Whether it’s tax season, the winter holidays, or summer break, chances are good that you have your busy seasons and you need some extra help to manage that upswing in business. If you take some steps and precautions now, you’ll have strategies in place to face your coming season with a little more organization and a lot less stress. Use these suggestions to help figure out what will work best for you:
Start early. If your busy season arrives with the snow, start looking before the leaves fall. If you anticipate your seasonal needs early on (more about that below), you’ll have a better chance of finding quality seasonal hires rather than scraping up what’s left when everyone else has found employment. And when you begin looking early, it gives you a chance to be choosier with your potential hires.
Get organized. In that same vein, look at your projected sales and needs for the coming season, sales figures from the previous year at the same time, and buying trends in your industry to give yourself an idea of how much help you’ll need. Where will you need the most extra help? Sales? The stockroom? Inventory? Knowing all of this helps you strategize what kind of employees you’ll need.
Look at specific groups. If you need help around the major end-of-the-year holidays, look for college students on break. Many of them have about a month off, and they’re looking to make some extra money. Is your busy season summertime? Seek out recent grads who don’t yet have jobs or are off to college in the fall. And no matter what the season, don’t count out retirees, a largely growing group who still want to stay active and have the experience and maturity you may want.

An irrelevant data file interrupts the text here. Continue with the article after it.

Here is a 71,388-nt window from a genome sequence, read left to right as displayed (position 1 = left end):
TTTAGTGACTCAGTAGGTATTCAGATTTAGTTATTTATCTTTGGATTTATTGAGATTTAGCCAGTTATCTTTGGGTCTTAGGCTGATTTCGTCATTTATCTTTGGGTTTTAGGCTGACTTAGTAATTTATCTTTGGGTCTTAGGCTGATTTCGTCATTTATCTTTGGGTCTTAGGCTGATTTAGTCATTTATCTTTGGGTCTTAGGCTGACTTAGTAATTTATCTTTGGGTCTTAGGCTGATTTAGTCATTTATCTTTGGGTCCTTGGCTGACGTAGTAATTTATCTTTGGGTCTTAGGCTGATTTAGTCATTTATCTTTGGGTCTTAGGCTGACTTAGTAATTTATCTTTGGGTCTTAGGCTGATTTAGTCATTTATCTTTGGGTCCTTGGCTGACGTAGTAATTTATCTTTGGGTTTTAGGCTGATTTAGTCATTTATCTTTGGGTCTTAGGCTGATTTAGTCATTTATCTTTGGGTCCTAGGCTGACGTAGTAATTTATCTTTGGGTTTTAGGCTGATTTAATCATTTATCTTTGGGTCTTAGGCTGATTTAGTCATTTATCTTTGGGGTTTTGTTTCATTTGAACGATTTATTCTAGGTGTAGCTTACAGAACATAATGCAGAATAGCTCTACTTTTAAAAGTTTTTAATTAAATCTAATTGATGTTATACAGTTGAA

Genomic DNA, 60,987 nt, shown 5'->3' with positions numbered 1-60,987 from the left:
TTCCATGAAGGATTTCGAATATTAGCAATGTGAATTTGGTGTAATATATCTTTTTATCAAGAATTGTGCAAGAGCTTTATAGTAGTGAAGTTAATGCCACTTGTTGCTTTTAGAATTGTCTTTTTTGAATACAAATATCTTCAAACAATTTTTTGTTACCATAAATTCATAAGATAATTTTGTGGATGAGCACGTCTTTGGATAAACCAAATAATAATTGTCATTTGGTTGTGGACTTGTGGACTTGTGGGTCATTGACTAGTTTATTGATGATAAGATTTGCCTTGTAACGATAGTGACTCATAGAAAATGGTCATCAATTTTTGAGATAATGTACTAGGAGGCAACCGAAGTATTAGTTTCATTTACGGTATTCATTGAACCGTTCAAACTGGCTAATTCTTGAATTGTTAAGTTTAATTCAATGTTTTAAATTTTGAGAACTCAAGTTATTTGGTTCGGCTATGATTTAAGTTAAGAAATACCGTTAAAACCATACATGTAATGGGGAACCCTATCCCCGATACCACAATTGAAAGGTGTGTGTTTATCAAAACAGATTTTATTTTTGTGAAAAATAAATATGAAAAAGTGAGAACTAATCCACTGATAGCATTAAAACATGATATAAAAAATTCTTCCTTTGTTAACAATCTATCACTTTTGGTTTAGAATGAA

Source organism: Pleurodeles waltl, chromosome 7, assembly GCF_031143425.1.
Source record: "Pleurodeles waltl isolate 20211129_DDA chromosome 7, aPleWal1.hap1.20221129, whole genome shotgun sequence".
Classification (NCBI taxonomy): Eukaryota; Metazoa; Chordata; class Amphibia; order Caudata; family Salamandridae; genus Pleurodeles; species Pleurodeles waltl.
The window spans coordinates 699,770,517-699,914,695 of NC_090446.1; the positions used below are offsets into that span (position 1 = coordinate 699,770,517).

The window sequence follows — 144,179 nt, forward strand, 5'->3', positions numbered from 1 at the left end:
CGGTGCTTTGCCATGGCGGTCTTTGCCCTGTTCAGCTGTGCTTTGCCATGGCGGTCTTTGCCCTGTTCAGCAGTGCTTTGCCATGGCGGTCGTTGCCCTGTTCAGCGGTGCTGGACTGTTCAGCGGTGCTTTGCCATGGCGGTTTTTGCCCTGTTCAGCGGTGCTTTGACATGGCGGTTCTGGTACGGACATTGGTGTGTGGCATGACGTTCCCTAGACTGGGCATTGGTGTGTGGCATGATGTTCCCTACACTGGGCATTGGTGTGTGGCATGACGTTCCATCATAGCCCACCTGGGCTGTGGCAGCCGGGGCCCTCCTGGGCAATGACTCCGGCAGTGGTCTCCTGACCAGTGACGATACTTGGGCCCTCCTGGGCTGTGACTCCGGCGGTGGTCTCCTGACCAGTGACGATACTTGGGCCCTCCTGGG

Personality counts. Experience only goes so far — if your busy season involves stressed out, potentially angry customers, you want to hire people who can stay calm, resolve problems, and preferably do it with a smile. And no use hiring a somber employee if you need that person wooing customers.
Go with who you know. If you have a part-time employee who can work a flexible schedule during your seasonal needs, give that person first crack at a position, especially if they already know how things run and how you prefer things to be done. The same goes for employees who worked seasonally the year before, for the same reasons. And look at it this way: this year’s seasonal employee may be available for hire if something more long-term opens up.
A little planning and strategizing can keep you from scrambling at the time when you need a cool head the most. These tips can help you to have your most successful season yet. For more hiring strategies, read our related blog posts or reach out to our experienced nation-wide recruiting team today!